COVID-19 has shifted people from autopilot thinking which is providing an opportunity for brands to connect in ways they previously hadn’t, says Mary Winter.
In 2019, many of us were on autopilot. We went about our lives routed in routine making little decisions such as the brands we shopped with or the products we purchased with little change or thought as to why.
In comes a year of cataclysmic events: mega-bushfires, a pandemic and a recession.
Suddenly, everything is up for grabs.
Behavioural Economics has taught us that we have two modes of thinking: System One and System Two. System Two is the rational, conscious mode. It is slow, deliberate, reasoned and requires effort, time and patience. System One is the irrational and unconscious part of our mind. It’s fast and intuitive.
Most of our everyday decisions around brands and purchases are made in System One ‘no- brainer’ mode. We don’t have unlimited capacity to process information and so it’s much easier to switch off, hand over to System One and, without even thinking, respond subconsciously to colours, shapes, previous experiences, cognitive biases and symbolism.
Right now, people have had cause to distrust their everyday worlds, focus on mundane things more consciously and reassess the little things in life.
Observations and analysis of Australian culture is showing us that decisions previously left to ‘automatic pilot’ may be becoming more conscious. In short, a time of change means a shake-up of the subconscious mind.
COVID-19 has ‘woken us up’ in a number of areas.
Processes and journeys
People have become alert to concepts such as supply chains in manufacturing and started imagining the journeys products take. Security and hygiene have moved from a trusted subconscious part of the mind to being something people think about in System Two because of safety. Consumers were happy to go with romanticised versions of production last year, but now, it’s not that simple.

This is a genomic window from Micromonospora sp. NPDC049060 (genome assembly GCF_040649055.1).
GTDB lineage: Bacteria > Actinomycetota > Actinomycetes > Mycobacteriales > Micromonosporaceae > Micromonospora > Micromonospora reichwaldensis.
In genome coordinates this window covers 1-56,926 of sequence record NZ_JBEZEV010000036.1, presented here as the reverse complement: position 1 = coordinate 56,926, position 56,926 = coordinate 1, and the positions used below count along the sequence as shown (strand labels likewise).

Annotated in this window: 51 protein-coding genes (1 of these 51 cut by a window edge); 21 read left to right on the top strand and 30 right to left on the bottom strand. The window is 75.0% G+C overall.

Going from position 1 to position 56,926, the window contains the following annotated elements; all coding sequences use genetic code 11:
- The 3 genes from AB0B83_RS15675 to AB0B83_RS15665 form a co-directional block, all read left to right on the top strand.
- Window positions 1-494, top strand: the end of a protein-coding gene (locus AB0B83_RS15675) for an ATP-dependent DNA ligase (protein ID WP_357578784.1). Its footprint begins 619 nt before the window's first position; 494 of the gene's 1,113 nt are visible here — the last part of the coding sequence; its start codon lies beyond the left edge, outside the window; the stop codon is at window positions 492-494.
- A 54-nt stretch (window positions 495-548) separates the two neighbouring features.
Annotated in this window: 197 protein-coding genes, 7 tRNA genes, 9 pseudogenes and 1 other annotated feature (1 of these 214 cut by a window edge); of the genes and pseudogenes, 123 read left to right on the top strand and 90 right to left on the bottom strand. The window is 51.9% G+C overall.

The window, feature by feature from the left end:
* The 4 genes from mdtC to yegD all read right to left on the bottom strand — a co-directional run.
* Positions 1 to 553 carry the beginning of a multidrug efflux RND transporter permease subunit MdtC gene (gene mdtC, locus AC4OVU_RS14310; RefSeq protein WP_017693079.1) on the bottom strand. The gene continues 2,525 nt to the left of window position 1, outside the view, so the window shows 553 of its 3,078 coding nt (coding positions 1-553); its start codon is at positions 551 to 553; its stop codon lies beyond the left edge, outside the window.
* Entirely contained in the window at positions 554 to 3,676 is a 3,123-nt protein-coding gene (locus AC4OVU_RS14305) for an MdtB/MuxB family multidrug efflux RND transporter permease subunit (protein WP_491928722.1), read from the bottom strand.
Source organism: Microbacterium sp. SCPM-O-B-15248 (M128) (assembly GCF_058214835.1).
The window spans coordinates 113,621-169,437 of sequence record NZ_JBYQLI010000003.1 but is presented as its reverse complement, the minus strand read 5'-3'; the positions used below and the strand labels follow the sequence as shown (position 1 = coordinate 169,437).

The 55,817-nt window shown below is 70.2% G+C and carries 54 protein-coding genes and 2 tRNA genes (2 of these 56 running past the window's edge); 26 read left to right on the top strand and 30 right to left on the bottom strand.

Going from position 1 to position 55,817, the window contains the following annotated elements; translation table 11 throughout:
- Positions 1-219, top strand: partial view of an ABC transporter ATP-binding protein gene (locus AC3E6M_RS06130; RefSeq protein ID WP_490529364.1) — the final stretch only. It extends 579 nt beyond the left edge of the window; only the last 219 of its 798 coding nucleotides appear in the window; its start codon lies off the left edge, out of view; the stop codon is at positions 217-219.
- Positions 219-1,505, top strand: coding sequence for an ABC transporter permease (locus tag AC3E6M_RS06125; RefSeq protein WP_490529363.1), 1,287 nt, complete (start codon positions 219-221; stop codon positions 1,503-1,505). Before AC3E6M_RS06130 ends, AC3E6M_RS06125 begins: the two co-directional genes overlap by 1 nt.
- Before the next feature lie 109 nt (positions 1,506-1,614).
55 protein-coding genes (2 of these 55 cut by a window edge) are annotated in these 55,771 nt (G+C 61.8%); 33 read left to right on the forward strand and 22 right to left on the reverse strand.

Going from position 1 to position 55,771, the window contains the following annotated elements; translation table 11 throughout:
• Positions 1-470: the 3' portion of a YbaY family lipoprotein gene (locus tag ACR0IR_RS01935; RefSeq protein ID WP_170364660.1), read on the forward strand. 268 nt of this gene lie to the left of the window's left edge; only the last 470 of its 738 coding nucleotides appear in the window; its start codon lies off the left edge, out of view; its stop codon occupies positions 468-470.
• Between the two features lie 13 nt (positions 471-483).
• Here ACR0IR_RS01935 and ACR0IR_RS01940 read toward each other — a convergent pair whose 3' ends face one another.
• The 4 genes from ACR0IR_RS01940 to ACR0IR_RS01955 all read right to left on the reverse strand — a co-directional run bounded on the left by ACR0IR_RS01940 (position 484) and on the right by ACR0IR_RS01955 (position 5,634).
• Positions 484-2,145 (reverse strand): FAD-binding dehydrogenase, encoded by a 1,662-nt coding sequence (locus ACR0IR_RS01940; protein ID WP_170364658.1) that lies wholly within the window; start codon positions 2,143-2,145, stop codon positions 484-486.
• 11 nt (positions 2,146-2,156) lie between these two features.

For marketers, the question is whether corporate brand needs to be dimensionalised and communicated instead of being neglected in the background. Would your brand benefit from exposing and discussing the inner workings and product journeys because they are compliant and ethical?
The environment has been on many people’s agenda for a long time but COVID-19 and the bushfires have heightened this. The truth was always there but it has been exposed like never before.
Fearing for our lives and the lives of those we love, sensing that we could do others harm, has made us yearn for a safer more secure world and that includes the planet. Consumers are being serious around environmental ideals such as self-sufficiency and ‘cottage industry’ manufacturing. They are not simply dreaming about a better world in the future, with ideals lingering in their subconscious; they really want it and want it now.
For marketers, now is the time to bring those environmental initiatives forward. Expect a stronger reaction to what used to be a small environmental issue. If you thought your category was not high on the environmental list, it may be now.
COVID-19 lockdowns continue to curb people’s freedoms. No matter how useful this is for fighting the pandemic, it is unpleasant. People now realise they can be controlled by power and misfortune.
We have developed growing empathy for those less fortunate or those without control. This has been reflected in the Black Lives Matter movement but also in charitable attitudes. For example, food waste is on the agenda, not just from an environmental perspective but due to empathy for those less fortunate who do not have access.
2020 has become the year of loss of control.
For marketers, expect your customers to have strong boundaries in regard to their rights and interests. Democratic marketing and design processes will be appreciated. Taking a collaborative approach to creating things, decisions, company politics and staff engagement will be respected. Creating a sensation of freedom, expansion and openness will be a desirable fantasy.
2020 will be a year of shifting old habits and re-wiring the mind. It’s not over yet. People are reworking what is worth leaving in the back of the mind as the inner workings of the ‘automatic pilot’. Now is the time to think about how the consumer is changing and how your brand will land in 2021 and beyond.
Mary Winter is the Insights Director at branding agency Principals.